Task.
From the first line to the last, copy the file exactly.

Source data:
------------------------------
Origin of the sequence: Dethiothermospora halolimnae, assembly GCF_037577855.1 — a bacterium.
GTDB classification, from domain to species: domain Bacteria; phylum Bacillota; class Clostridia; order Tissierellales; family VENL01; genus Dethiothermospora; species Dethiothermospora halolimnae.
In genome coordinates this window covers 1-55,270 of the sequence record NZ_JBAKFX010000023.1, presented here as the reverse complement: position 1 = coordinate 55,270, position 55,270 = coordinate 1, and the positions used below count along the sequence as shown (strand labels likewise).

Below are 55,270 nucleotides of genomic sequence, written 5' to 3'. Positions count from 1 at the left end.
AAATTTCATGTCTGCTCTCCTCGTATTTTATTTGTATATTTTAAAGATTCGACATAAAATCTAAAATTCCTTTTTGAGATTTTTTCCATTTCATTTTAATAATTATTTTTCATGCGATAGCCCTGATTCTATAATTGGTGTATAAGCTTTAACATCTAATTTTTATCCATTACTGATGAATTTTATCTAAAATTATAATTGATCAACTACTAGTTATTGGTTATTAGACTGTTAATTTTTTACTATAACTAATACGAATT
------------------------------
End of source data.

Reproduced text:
Origin of the sequence: Dethiothermospora halolimnae, assembly GCF_037577855.1 — a bacterium.
GTDB classification, from domain to species: domain Bacteria; phylum Bacillota; class Clostridia; order Tissierellales; family VENL01; genus Dethiothermospora; species Dethiothermospora halolimnae.
In genome coordinates this window covers 1-55,270 of the sequence record NZ_JBAKFX010000023.1, presented here as the reverse complement: position 1 = coordinate 55,270, position 55,270 = coordinate 1, and the positions used below count along the sequence as shown (strand labels likewise).

Below are 55,270 nucleotides of genomic sequence, written 5' to 3'. Positions count from 1 at the left end.
AAATTTCATGTCTGCTCTCCTCGTATTTTATTTGTATATTTTAAAGATTCGACATAAAATCTAAAATTCCTTTTTGAGATTTTTTCCATTTCATTTTAATAATTATTTTTCATGCGATAGCCCTGATTCTATAATTGGTGTATAAGCTTTAACATCTAATTTTTATCCATTACTGATGAATTTTATCTAAAATTATAATTGATCAACTACTAGTTATTGGTTATTAGACTGTTAATTTTTTACTATAACTAATACGAATT